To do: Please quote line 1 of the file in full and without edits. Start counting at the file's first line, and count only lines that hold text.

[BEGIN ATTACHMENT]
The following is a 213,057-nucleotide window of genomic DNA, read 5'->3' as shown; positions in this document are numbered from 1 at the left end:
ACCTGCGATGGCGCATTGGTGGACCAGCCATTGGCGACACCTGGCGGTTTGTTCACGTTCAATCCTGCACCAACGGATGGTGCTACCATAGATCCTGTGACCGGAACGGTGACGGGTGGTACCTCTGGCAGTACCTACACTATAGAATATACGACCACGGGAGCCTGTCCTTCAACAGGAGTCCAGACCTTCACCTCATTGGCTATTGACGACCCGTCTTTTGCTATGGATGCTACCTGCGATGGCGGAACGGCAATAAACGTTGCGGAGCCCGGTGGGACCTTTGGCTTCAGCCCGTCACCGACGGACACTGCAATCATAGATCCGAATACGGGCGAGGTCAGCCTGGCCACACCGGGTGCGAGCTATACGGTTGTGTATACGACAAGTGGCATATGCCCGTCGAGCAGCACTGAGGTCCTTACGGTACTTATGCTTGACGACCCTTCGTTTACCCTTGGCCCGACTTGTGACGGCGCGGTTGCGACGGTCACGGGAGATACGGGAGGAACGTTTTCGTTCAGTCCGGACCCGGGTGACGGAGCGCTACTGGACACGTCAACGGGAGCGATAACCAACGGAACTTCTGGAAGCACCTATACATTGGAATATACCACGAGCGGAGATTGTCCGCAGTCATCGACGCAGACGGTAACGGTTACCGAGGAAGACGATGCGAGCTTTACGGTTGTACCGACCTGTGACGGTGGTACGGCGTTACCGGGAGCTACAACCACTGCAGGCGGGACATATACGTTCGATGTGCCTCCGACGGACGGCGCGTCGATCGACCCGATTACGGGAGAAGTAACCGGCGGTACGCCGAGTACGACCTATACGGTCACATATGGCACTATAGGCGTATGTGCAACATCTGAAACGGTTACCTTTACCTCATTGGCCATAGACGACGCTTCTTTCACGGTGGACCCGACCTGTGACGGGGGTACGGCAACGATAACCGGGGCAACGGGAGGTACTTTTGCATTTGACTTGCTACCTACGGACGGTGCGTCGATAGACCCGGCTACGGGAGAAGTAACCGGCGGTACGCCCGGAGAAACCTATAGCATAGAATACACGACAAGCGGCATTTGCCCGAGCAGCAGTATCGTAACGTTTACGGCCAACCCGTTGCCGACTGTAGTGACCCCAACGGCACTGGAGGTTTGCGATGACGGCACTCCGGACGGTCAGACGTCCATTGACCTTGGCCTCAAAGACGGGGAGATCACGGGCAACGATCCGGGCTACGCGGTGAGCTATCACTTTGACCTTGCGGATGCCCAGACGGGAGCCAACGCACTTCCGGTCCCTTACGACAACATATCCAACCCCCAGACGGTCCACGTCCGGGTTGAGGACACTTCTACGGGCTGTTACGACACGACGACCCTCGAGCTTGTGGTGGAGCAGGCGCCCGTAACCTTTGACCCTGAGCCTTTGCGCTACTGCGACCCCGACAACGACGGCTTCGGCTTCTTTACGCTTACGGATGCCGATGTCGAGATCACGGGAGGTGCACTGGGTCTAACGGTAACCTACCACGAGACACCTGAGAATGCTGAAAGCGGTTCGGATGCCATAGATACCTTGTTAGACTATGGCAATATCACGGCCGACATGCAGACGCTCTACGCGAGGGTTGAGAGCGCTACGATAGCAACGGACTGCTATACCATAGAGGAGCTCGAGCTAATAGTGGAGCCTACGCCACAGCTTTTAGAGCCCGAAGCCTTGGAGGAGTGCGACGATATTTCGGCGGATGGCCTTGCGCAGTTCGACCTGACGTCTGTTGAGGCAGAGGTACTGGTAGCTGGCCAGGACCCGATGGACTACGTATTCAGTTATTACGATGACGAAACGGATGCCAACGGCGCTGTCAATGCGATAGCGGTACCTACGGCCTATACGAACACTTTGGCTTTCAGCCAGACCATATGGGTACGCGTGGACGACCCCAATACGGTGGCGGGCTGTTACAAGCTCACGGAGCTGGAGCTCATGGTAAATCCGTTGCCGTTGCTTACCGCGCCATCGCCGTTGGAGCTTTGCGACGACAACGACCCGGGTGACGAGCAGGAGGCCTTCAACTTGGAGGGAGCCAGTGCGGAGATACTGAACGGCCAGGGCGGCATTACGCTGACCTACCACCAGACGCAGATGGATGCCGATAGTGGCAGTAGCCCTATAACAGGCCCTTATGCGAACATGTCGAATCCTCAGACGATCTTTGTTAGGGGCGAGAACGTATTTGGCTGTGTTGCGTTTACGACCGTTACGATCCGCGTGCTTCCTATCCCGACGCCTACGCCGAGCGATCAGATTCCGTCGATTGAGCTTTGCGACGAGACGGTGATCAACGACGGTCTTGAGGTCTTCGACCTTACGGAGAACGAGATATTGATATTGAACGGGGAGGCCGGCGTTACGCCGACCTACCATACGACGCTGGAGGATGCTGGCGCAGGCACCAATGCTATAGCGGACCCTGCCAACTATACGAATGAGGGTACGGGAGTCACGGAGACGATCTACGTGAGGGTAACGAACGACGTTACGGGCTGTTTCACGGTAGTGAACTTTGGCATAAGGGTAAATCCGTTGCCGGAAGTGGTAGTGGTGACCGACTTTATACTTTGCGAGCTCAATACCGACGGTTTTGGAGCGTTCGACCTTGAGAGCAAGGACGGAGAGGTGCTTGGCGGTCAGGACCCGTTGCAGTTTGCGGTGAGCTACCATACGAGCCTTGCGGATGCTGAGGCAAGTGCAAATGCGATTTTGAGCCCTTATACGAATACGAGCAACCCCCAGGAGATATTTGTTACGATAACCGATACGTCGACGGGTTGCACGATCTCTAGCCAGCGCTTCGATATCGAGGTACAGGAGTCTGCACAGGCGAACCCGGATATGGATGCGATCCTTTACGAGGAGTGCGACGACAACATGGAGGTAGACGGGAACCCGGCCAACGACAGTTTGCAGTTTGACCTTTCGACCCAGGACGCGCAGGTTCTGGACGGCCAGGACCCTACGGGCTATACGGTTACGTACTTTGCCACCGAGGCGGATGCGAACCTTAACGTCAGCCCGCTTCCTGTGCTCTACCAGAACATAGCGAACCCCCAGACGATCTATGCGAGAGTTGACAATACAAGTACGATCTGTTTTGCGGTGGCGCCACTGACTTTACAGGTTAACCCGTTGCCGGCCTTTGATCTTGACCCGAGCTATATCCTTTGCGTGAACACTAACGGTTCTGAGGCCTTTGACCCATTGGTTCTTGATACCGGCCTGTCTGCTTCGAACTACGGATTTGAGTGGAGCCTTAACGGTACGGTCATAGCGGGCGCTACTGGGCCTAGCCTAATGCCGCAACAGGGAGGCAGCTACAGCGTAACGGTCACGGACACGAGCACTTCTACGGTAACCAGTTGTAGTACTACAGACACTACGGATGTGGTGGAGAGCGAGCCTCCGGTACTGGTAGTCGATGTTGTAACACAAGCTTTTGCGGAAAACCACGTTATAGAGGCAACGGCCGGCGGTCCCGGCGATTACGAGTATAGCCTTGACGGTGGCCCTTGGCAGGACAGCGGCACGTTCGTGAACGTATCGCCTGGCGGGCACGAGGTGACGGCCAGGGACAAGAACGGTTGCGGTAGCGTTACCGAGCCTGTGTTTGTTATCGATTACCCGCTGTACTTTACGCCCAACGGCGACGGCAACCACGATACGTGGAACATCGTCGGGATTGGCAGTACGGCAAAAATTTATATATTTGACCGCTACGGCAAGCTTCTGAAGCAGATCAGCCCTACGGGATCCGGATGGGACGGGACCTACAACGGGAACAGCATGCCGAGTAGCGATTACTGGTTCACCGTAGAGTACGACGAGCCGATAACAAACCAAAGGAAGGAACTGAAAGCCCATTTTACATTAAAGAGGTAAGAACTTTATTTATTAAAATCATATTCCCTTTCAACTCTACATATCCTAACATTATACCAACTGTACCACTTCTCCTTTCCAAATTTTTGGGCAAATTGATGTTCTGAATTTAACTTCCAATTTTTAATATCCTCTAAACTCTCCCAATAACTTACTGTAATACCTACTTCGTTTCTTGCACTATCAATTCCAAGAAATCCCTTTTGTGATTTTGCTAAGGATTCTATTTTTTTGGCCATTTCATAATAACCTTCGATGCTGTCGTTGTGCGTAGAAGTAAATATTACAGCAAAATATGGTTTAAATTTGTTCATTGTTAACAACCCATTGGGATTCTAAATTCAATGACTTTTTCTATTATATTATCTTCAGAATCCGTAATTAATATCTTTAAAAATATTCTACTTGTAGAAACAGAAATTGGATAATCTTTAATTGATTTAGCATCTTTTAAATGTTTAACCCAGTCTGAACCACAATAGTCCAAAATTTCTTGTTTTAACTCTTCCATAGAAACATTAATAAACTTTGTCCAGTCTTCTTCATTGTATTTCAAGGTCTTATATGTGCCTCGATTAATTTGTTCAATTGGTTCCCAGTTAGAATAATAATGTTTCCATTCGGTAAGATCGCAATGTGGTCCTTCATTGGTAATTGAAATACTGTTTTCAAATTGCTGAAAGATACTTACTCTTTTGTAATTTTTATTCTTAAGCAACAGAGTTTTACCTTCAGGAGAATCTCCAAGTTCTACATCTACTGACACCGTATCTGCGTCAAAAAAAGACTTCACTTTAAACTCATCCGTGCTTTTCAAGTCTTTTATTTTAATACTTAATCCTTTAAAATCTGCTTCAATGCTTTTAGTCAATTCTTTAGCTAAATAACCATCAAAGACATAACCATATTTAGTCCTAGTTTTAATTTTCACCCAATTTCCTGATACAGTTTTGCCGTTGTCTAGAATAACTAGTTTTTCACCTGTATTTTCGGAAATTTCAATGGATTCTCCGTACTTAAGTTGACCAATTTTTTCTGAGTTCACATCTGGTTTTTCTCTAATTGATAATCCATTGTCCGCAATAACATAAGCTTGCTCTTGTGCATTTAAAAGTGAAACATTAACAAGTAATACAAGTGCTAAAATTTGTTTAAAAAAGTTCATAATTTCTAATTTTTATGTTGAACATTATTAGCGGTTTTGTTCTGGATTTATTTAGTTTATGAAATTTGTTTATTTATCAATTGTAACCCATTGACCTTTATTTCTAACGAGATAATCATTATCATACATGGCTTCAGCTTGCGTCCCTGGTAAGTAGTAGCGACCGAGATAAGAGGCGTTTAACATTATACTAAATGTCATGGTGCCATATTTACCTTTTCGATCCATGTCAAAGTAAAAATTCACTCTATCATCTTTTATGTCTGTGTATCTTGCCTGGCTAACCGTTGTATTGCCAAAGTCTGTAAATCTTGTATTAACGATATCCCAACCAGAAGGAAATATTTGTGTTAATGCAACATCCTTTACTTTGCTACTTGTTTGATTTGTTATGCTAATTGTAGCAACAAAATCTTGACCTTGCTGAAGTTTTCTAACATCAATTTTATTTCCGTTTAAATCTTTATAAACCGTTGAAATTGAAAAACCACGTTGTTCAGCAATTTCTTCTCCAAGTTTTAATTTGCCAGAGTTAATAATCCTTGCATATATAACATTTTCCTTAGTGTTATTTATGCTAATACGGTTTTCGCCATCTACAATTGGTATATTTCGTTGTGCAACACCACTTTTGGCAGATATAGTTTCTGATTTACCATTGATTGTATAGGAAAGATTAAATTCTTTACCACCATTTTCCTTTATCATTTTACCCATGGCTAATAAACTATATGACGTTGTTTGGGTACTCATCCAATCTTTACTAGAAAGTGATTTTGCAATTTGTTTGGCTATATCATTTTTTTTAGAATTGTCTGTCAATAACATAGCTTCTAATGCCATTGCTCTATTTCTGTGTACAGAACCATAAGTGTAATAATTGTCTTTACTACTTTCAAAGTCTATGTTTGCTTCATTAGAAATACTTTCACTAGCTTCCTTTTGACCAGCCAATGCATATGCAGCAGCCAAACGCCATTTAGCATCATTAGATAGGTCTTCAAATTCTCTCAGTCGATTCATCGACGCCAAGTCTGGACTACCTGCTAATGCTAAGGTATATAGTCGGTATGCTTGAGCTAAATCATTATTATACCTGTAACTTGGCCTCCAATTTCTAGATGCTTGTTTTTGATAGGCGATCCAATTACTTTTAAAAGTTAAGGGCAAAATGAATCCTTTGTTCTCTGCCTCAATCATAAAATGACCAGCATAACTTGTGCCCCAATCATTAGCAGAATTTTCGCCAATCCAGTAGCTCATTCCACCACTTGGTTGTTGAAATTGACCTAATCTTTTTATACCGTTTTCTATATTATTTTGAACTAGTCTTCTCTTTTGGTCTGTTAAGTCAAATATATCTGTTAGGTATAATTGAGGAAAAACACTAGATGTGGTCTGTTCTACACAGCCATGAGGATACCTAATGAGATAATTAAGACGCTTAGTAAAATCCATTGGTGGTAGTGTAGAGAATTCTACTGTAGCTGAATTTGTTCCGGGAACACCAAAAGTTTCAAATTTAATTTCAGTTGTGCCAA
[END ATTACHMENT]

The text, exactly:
The following is a 213,057-nucleotide window of genomic DNA, read 5'->3' as shown; positions in this document are numbered from 1 at the left end: